Microsoft Flight Simulator.
A computer program that has been a major part of my life since 1998. Little did I know what the outcome would be after having installed the program into my PC some 14 years ago. Ask me then what an ILS, APU, CDU, PFD, FMC/FMS was I wouldn’t even know where to begin. I had no concept of how to program my flight management systems to intercept an intersection or VOR at a certain speed and altitude when approaching the airport. I had no concept of oceanic clearance, position reports, less alone what CAT I/II/III stood for. What would I do if I was incoming to land, had 5 aircraft in front of me and wanted to avoid a go-around? No knowledge of slow flight. No knowledge of what to do for an in-flight shutdown. Flying and even simulating is much more than taking off and pressing a button. Even on the simulator…
Despite the fact many people have told me and asked me why I “wasted” so much of my precious time on the program, this comes to show the good this program has done for my aeronautical education. To take it a step further, it fueled my passion for the real thing to such a degree, that the end result was my untimely “retirement” from FS this past June, with the exception of my play dates with the nephew. I have reached my fullest potential with the program. It has flown me to where I need to be: the real thing. As the motto goes, “As real as it gets.”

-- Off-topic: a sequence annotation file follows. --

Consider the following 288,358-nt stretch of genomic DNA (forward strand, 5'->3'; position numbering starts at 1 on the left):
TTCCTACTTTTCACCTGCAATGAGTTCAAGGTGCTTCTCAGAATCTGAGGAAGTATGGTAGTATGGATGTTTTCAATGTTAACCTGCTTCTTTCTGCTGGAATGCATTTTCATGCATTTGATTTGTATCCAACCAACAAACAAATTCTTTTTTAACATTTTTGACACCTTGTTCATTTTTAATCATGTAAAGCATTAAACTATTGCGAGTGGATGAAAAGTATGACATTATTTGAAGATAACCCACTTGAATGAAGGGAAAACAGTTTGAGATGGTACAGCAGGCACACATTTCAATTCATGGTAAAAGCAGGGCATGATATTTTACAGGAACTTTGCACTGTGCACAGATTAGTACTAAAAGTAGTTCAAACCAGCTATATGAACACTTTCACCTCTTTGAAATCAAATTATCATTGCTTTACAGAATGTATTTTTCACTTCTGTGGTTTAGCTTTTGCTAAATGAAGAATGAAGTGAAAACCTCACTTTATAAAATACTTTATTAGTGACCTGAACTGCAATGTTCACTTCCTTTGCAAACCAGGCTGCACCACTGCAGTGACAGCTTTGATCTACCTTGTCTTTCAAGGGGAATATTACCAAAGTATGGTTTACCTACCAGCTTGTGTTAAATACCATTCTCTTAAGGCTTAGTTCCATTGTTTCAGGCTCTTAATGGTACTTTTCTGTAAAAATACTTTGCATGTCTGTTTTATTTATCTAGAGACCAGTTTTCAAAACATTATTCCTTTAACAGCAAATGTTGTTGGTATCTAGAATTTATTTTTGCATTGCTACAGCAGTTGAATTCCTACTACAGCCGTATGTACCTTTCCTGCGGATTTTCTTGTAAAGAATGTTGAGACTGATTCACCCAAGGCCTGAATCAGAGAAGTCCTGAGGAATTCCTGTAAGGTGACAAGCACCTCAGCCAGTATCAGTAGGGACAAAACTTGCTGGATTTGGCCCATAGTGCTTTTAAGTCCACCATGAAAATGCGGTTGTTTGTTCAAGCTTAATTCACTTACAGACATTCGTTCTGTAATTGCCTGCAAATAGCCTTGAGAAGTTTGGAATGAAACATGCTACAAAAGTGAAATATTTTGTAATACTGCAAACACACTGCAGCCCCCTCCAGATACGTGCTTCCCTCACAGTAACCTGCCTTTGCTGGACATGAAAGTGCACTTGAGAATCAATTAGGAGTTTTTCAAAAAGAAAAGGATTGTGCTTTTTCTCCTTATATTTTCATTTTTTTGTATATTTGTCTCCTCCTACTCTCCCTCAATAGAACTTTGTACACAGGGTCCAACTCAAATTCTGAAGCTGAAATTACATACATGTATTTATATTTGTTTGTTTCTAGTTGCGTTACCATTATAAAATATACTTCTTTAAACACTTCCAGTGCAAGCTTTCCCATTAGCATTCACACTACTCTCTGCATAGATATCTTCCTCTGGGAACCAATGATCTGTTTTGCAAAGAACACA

I could write a series of novels of my experiences with Microsoft Flight Simulator. But then, pictures are worth a thousand words. I was deciding which of the hundreds to showcase, however it was all too very hard to choose which ones to publish. The results are below the article..
A few memories to share were my first flights in the Cessna SkyHawk C172 tutorial… The multiple crash landings. They were fun at first, but then I thought what if this happened to me in real life? After that I became more serious in my practice “flights” taking them to a whole new level. Shortly after that I found myself sitting in front of a Boeing 737-200 virtual flight panel. More complex. More detailed. As my trial and error knowledge continued to started to self teach the instruments, their functions, and with the help of online aviation pen-pals, some of them real life pilots, I learned a lot. Support groups of fellow both pilots and simulator pilots, I was able to soar with knowledge not only with instruments on the base panel but also with flight simulation skills. With all of that, I had only touched the edge of the surface that I had to break through, especially with my destined training and usage of a professional panel of one of the most technologically advanced aircraft today: the Boeing Triple Seven.